In some specific countries, such as France, laws already exist to encourage companies to reduce their emissions. It is therefore important to analyse the legislation in force in the country to determine a company’s environmental obligations.

Origin and methods of the carbon footprint

The GHG Protocol

The GHG Protocol was created in 1998 to standardise carbon accounting. As the first organisation to define the methodology for carrying out a reliable carbon footprint, this standard is now the most widely used in the world, especially in English-speaking countries.

ADEME’s Bilan Carbone® method

This carbon inventory method was developed in France by ADEME under the expertise of Jean-Marc Jancovici in 2000. This method, which is similar to the GHG Protocol, includes an Excel spreadsheet that can be used to assess emissions, compare them from one year to the next and plan reduction actions.

The PAS method

Developed by the British Standards Institute (BSI), PAS (Publicly Available Specification) is a British standard that was introduced in October 2008 and revised in 2011. PAS 2050 also offers companies the opportunity to measure an organisation’s carbon footprint.

Calculating the carbon footprint: duty and opportunity for a sustainable future.

A bulb that represents an opportunity to reinvent your carbon footprint

Why calculate your organisation’s carbon accounting?

Regardless of regulatory requirements, companies have every interest in reducing their carbon footprint.

Improve their brand image

Consumers naturally gravitate towards more environmentally friendly products and services. According to market research, the fact that a company is carbon-responsible increases its market share.

Better terms from financial institutions

Carbon-neutral companies find it easier to obtain finance on more favourable terms than those that are not committed to the environment.

Winning contracts

In addition to the public contracts that are more easily awarded to them, responsible carbon companies sign more contracts from customers who are obliged to produce their carbon footprint.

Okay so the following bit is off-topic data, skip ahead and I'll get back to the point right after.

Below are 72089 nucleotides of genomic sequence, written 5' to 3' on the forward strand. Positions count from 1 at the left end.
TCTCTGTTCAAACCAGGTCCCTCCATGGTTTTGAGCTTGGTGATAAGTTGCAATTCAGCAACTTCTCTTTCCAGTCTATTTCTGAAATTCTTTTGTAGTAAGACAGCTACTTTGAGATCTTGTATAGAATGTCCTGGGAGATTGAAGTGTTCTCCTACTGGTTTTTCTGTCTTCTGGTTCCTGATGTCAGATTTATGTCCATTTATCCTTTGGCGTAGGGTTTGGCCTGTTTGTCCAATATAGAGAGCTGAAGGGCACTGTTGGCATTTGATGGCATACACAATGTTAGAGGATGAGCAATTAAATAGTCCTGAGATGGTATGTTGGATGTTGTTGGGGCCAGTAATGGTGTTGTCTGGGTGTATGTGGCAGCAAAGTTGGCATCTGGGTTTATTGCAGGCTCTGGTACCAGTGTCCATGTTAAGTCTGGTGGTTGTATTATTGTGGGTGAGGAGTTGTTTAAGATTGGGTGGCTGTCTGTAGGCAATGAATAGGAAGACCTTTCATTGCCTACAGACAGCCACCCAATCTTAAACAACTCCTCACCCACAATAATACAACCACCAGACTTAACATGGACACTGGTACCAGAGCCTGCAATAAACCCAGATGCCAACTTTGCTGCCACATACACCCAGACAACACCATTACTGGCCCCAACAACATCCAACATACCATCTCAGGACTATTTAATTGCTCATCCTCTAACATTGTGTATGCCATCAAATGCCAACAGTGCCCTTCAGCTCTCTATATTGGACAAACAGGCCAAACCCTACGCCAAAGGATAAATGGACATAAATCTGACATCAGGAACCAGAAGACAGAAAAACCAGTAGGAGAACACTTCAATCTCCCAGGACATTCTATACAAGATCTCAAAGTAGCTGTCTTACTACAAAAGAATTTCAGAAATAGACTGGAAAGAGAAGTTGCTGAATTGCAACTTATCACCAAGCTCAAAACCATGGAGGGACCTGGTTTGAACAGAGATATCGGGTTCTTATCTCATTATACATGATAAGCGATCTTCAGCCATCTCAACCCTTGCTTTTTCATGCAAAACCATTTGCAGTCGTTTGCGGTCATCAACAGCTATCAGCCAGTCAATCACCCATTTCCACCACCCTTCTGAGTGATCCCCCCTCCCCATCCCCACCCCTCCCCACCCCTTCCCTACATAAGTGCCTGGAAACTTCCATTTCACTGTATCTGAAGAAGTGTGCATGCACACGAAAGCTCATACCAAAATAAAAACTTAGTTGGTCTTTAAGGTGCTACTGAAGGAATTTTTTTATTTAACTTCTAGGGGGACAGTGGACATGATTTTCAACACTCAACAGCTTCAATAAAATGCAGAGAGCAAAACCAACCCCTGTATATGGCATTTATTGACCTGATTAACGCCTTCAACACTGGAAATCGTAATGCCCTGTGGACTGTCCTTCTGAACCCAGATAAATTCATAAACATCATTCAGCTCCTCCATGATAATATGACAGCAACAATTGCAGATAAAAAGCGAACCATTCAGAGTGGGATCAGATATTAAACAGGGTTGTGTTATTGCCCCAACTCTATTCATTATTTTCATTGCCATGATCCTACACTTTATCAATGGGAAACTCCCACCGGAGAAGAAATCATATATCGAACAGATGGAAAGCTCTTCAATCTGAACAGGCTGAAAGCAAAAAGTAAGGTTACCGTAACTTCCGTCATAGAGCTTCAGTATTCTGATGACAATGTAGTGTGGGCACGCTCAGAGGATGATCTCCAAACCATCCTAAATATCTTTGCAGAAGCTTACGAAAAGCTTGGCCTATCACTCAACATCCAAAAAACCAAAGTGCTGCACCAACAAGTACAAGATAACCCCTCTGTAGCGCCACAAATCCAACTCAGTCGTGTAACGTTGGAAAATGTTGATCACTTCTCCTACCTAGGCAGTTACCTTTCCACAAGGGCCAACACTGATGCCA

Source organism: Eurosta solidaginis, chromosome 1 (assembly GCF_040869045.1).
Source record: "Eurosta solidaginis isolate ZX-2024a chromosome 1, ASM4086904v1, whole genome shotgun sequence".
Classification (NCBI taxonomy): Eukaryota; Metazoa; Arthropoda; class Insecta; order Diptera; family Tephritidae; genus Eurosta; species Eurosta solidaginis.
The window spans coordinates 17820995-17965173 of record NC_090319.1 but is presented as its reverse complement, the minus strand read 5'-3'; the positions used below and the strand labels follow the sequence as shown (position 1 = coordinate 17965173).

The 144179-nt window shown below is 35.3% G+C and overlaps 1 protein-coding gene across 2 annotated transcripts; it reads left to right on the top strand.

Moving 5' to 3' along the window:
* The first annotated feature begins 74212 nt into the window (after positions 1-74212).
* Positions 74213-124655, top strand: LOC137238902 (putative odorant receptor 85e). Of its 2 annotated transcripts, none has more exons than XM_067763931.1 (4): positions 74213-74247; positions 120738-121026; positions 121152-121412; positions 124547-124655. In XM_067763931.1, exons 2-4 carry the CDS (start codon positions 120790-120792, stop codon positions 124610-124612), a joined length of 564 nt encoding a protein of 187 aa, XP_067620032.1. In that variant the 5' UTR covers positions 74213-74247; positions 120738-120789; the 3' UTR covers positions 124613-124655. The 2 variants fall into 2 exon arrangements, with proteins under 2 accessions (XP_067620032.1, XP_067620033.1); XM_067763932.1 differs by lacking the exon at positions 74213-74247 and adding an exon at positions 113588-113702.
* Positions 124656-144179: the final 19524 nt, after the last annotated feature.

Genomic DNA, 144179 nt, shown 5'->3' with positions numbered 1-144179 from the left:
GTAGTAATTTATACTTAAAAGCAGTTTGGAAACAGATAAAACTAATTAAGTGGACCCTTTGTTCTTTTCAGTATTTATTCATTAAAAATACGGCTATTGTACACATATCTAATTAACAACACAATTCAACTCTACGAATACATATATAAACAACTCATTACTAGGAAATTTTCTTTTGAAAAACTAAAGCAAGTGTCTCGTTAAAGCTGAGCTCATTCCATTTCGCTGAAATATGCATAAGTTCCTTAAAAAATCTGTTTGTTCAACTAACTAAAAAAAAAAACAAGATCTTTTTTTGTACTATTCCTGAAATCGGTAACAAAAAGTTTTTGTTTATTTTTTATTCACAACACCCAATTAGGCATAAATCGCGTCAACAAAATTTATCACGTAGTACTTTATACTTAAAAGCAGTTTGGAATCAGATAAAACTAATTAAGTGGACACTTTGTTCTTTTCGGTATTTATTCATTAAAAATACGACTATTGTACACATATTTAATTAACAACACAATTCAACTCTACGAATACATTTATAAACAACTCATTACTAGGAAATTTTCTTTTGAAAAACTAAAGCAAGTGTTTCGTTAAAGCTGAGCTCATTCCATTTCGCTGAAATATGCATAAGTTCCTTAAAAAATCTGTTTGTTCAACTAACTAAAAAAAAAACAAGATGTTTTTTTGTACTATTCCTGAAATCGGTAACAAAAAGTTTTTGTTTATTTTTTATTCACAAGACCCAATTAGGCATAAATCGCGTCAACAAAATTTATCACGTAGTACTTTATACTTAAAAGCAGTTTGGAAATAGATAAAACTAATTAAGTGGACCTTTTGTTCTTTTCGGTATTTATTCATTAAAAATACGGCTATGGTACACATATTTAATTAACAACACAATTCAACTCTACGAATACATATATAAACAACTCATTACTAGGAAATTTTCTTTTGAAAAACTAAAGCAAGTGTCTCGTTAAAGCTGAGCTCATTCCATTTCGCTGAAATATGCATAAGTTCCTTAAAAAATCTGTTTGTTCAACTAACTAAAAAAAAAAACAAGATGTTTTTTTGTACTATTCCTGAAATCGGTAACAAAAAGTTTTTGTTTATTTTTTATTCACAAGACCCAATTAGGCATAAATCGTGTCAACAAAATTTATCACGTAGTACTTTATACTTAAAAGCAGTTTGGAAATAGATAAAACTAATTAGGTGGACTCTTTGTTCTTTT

Attracting the best people and retaining staff

Not only do carbon-neutral companies attract the best talent, but they also manage to retain their staff through their strong commitment.

How is a carbon accounting calculated?

Today, there are various approaches to assessing the CO² emissions of an area or an organisation. Whether the goal is to conduct a regulatory assessment or a comprehensive greenhouse gas evaluation, two standards stand out.

The different methods

The GHG Protocol

The Greenhouse Gas Protocol (GHG) method is presently the most internationally adopted standard.

The study’s scope is defined by the company under consideration, the activities taken into account (scopes 1, 2, and 3), the greenhouse gases included in the calculation, and the reference year. Emissions are calculated following IPCC guidelines.

Global Warming Potential (GWP) factors are used to translate emissions into CO² equivalent. The GWP enables the impact of gas on the climate to be compared with the impact of CO² so that the results can be expressed in a common unit (CO²e).

The quality and reliability of the results are then verified, including the calculation of uncertainties. Verification by a third party may be considered.

Finally, the results are interpreted and a reduction target is set. An action plan can then be drawn up.

The Bilan Carbone ® method